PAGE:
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Kidnapping My Mother

Well, it didn’t begin as a kidnapping. I was visiting Mom (8-12 November) and she asked what I wanted to do. The only thing that I really wanted to do was drive up to the Cabin, which has been in the family since 1932 (well, to be honest, the property has been in the family since 1932 but a disastrous fire in 1966 destroyed the original Cabin, which was rebuilt in 1967).

Since Mom wanted to inspect the newly restored deck, she acquiesced.

In retrospect, that might have been a bad idea … depending upon who’s telling the story.

Since I’m telling the story, I don’t think so….

Here goes:

Friday (9 November), we had rain and (gasp!) hail in the Tulare/Visalia area. Saturday dawned clear and crisp … in Tulare. We took our time (such a lovely notion!) and finally departed for the mountains around 11:30 A.M.

As I may or may not have mentioned, I have a Subaru Outback. I trust it to meet and vanquish most if not all road conditions.

And most importantly, Mom is one of the least faint-hearted people I have ever known. I’m a coward, next to her. She is—and always be—completely amazing.

The first part of the trip was easy; we enjoyed the ruler-straight San Joaquin Valley roads and this time I didn’t miss the proper turn (as I did last time, don’t ask!). It’s a lovely drive at this time of year, with the harvest mostly in and the fields and orchards shifting subtly towards their winter rest.  We watched the mountains grow and enjoyed the beauty of the clouds draped across the Sierra Nevada crests.

The trouble—if that’s what you want to call it—began several miles after we passed the “Sno-Line Lodge” on Highway 180 East. This is where the lowland trees (mostly oak) give way to the conifers … pine, cedar and eventually redwood. As children we embraced it as the place where the gaspingly hot San Joaquin Valley summer heat was finally mitigated by (so we believed, thanks to our grandmother, Mom’s Mom) the pine trees, but as we eventually discovered, the altitude.

Snow began to show up at the edges of the road; first in the shady protection of the north side, then—as we climbed—on both sides. About five miles from the Park Entrance (I guess I also forgot to mention that the Cabin is in a private tract of land called Wilsonia, created prior to the Park … Kings Canyon National Park) we saw a sign that said “CHAINS REQUIRED”.

Now, I ask you, how ridiculous is it for one to put on chains and crash one’s way up a road with NO SNOW? Seriously! It’s absolutely dire on one’s tires, never mind that I didn’t have said chains.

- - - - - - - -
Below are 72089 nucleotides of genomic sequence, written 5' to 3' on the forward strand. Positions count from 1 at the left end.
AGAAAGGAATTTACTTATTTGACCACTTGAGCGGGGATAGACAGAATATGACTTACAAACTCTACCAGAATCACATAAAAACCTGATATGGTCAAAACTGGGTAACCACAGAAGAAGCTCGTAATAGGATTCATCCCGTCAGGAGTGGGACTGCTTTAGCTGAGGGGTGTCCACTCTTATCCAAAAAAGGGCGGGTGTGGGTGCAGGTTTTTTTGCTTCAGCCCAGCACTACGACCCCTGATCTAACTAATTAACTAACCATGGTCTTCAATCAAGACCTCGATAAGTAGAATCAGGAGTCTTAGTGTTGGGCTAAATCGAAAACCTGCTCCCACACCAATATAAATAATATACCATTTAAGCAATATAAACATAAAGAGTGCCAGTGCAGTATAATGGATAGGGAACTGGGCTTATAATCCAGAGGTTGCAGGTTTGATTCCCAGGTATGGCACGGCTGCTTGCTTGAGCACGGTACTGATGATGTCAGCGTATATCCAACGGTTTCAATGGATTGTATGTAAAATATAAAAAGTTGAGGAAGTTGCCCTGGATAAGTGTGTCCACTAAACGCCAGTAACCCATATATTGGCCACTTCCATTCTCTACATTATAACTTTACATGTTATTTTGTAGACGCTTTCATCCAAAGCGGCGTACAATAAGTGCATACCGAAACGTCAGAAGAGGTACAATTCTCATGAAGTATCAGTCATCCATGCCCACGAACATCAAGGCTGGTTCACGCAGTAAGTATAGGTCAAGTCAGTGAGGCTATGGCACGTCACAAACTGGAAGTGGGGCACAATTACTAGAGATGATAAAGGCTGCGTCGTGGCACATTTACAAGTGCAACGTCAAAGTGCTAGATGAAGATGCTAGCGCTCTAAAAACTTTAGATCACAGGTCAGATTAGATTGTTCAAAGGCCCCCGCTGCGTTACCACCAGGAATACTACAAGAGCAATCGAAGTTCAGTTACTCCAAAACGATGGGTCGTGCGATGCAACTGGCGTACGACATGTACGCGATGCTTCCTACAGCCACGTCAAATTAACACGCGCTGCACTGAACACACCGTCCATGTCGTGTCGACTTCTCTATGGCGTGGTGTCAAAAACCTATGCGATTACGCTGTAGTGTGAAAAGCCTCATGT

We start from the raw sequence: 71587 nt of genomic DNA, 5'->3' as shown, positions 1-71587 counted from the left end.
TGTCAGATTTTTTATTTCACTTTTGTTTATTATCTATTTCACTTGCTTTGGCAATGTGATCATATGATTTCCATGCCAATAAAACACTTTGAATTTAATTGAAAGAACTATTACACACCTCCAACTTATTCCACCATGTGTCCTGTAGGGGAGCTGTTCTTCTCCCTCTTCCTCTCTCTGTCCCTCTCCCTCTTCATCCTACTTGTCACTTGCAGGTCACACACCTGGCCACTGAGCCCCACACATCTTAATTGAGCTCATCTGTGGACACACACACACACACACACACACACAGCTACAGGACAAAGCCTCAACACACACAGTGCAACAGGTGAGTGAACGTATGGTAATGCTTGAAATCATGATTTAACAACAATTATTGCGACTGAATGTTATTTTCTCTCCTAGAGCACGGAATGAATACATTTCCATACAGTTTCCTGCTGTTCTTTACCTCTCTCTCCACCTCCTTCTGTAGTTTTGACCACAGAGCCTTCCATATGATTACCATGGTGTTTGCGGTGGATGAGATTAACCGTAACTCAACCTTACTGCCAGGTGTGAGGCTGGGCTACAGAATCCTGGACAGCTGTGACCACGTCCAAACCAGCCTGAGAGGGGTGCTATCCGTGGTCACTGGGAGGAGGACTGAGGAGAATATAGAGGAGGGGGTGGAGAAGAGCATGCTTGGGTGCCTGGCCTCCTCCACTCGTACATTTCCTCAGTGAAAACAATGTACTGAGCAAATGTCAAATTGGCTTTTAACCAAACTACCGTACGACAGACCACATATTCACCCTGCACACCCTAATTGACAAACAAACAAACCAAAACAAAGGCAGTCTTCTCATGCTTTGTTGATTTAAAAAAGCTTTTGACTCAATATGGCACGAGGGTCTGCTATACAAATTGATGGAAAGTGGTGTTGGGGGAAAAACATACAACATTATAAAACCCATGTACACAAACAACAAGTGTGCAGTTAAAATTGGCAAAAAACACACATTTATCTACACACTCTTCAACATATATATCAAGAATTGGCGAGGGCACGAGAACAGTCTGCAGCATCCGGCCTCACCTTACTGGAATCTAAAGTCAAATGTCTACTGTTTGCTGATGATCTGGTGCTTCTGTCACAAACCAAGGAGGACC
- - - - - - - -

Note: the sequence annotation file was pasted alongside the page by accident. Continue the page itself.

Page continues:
So I kept going, ignoring both the sign and the people at the side of the road attempting to fit chains to their tires.

After a bit, Mom said, “I’m feeling worried.”

“About the ‘chains required’ sign?” I inquired.

“Yes.”

“Do you want me to turn around?”

“I think it’s a good idea.”

“Okay, I’ll turn around at the next turnout.”

The next turnout, however (fortunately?), had a foot of unploughed snow.  So I kept going, since Mom didn’t like the idea of turning around there either.

Just before reaching the Park entrance station for Kings Canyon National Park, I pulled over to let the snowplow by and as he hooted thanks, Mom said, “if they stop us for not having chains, will you turn around?”

“Heck, yes!” And I would have done, no matter how determined I was to get up to the Cabin.

We drove up to the entry station, and I told the ranger on duty that we were on our way to check our property in Wilsonia. We had a great chat, she waved me through, and I kept on.

There are two ways to get to the Cabin, and I told Mom that I wouldn’t go the back way but the “main” one. She accepted this with gracious relief.

I turned into the “main way” and drove up to the first hill.

Mom said, “I don’t think it’s a good idea to keep going.”

I said, “I’ll turn around as soon as I can.”

We got up the first hill and there was nowhere to turn around. And honestly, at that point we were almost to the Cabin, never mind that others had driven the road; I wasn’t forging through pristine snow but following other tire tracks.

“Mom,” I said, “I’m sorry, but we’re almost there, so can I keep going?”

Since she is an utterly amazing Mom, she agreed.

So we reached the Cabin, with its unblemished driveway and surrounding trees garnished in white. I pulled in, left the car running and jumped out to take photos (Mom, smarter than her daughter, chose to stay in where it was warm).

Afterwards, we drove out and back to the main road. We had lunch at Grant Grove Village, ran into a Wilsonia neighbor who’d seen us go by earlier and told us she kept an eye on the Cabin for us.

It was wonderful.

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